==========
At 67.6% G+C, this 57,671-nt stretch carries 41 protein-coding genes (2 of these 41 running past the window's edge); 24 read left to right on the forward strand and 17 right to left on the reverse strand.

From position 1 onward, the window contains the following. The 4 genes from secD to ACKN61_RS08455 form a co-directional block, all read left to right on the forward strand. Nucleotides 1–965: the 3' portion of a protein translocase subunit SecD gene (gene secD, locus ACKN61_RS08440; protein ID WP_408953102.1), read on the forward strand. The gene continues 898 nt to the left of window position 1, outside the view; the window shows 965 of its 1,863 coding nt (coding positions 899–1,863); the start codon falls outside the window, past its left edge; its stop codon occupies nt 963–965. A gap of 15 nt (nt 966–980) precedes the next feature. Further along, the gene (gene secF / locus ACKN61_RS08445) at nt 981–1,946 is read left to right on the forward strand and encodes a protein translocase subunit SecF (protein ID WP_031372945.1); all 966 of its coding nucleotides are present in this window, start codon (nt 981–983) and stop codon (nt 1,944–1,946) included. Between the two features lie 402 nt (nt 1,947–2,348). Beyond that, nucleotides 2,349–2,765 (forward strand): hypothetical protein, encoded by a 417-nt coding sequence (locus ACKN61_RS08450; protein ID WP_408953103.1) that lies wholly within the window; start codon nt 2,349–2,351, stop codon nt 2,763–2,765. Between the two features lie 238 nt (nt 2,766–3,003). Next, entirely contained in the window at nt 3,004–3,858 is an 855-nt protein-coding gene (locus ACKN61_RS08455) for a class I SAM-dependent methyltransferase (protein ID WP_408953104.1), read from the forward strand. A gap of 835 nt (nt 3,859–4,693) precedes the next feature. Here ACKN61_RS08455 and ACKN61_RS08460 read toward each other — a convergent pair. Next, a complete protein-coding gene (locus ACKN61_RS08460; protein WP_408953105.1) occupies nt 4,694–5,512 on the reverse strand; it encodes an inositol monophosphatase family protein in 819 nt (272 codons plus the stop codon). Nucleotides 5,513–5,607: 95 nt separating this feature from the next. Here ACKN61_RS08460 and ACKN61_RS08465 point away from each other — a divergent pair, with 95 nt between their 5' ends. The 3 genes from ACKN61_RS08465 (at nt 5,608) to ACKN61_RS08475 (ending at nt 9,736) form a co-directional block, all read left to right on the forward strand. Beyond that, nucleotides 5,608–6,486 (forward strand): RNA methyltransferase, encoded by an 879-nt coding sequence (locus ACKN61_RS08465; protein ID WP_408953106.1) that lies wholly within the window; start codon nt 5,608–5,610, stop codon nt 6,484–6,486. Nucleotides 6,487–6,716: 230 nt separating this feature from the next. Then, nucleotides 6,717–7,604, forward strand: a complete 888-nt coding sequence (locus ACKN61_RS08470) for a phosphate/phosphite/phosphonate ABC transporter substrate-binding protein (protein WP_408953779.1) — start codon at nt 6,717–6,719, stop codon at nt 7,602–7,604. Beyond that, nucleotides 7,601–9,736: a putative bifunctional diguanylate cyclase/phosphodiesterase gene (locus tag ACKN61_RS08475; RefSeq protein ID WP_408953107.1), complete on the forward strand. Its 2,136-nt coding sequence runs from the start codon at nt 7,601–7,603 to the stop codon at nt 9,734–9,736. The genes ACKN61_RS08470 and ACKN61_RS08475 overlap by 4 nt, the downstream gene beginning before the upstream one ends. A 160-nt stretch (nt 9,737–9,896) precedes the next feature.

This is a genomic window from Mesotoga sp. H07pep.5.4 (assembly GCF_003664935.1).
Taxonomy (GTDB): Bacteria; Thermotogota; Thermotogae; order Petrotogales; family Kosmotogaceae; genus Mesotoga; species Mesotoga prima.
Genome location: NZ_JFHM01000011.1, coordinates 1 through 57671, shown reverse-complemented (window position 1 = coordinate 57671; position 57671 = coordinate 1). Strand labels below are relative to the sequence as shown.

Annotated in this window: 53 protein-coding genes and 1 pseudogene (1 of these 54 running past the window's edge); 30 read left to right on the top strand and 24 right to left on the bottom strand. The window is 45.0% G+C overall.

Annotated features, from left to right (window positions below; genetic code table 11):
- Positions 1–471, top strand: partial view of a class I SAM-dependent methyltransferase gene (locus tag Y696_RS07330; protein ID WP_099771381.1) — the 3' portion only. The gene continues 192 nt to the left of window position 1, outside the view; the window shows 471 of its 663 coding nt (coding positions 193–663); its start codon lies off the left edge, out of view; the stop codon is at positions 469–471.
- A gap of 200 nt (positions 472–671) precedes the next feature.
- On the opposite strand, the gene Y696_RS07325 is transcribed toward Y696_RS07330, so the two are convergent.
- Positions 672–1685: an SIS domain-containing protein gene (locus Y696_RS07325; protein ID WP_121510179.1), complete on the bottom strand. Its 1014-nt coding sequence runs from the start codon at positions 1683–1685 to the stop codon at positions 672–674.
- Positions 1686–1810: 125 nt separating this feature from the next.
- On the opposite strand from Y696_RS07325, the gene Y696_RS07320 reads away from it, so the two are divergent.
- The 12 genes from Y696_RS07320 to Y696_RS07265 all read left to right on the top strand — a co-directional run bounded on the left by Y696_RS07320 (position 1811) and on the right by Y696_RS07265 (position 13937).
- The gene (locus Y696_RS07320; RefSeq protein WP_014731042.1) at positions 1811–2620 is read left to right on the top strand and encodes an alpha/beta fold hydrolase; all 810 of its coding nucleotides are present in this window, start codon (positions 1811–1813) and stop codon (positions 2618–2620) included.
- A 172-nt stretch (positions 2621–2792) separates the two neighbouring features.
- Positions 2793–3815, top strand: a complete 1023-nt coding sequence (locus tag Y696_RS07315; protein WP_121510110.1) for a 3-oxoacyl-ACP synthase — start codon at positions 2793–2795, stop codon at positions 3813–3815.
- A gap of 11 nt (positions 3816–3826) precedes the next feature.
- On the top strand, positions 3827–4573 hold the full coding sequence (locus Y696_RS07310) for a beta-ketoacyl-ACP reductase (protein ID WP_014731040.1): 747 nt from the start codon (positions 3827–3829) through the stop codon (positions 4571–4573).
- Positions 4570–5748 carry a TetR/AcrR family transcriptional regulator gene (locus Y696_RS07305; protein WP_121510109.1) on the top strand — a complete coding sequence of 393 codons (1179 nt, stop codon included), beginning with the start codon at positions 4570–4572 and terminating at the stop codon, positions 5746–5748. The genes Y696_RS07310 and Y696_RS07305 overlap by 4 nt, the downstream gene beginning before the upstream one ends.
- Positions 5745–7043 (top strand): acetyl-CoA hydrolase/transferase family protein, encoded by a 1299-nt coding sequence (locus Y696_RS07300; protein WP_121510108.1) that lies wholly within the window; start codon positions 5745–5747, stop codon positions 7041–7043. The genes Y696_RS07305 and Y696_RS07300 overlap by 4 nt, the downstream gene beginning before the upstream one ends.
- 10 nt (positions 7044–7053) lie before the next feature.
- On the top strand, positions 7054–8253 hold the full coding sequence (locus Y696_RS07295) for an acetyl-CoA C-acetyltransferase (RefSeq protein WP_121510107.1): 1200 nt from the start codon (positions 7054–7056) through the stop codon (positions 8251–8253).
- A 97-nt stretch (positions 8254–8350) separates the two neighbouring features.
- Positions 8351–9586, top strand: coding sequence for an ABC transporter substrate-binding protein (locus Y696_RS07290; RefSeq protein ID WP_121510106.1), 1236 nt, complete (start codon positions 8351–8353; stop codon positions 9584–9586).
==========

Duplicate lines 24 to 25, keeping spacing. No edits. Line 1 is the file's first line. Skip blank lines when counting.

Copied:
- A 97-nt stretch (positions 8254–8350) separates the two neighbouring features.
- Positions 8351–9586, top strand: coding sequence for an ABC transporter substrate-binding protein (locus Y696_RS07290; RefSeq protein ID WP_121510106.1), 1236 nt, complete (start codon positions 8351–8353; stop codon positions 9584–9586).